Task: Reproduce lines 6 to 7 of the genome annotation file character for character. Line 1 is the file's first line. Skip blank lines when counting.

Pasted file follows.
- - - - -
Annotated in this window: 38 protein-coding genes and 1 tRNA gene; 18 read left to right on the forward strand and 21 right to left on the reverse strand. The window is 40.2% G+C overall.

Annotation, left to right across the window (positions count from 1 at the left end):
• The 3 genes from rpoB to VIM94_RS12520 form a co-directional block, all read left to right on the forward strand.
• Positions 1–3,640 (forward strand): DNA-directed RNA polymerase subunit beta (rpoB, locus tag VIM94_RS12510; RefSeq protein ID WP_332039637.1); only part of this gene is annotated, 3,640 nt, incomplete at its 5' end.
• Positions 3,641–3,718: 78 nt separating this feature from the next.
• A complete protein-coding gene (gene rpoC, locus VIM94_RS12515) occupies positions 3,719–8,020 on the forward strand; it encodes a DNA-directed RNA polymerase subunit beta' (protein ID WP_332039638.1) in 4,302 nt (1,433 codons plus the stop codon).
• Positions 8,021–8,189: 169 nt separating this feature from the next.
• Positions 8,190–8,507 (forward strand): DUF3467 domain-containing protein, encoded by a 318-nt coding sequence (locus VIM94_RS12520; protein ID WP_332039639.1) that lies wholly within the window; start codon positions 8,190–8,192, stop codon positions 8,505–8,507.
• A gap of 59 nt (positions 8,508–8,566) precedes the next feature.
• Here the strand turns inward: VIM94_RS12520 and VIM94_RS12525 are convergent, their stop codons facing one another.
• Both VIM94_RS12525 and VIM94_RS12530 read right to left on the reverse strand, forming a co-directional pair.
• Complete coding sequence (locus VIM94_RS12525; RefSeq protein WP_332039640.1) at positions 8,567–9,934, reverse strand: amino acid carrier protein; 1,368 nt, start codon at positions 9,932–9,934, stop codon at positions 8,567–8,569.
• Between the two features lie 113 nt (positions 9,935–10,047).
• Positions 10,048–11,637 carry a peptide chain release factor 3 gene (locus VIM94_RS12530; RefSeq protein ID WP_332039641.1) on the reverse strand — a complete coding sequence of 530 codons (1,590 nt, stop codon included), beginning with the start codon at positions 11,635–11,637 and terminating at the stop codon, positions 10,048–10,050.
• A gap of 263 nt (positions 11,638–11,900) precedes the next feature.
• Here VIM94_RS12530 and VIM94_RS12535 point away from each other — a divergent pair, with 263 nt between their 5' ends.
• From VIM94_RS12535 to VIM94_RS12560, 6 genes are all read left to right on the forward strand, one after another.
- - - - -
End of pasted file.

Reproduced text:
• A complete protein-coding gene (gene rpoC, locus VIM94_RS12515) occupies positions 3,719–8,020 on the forward strand; it encodes a DNA-directed RNA polymerase subunit beta' (protein ID WP_332039638.1) in 4,302 nt (1,433 codons plus the stop codon).
• Positions 8,021–8,189: 169 nt separating this feature from the next.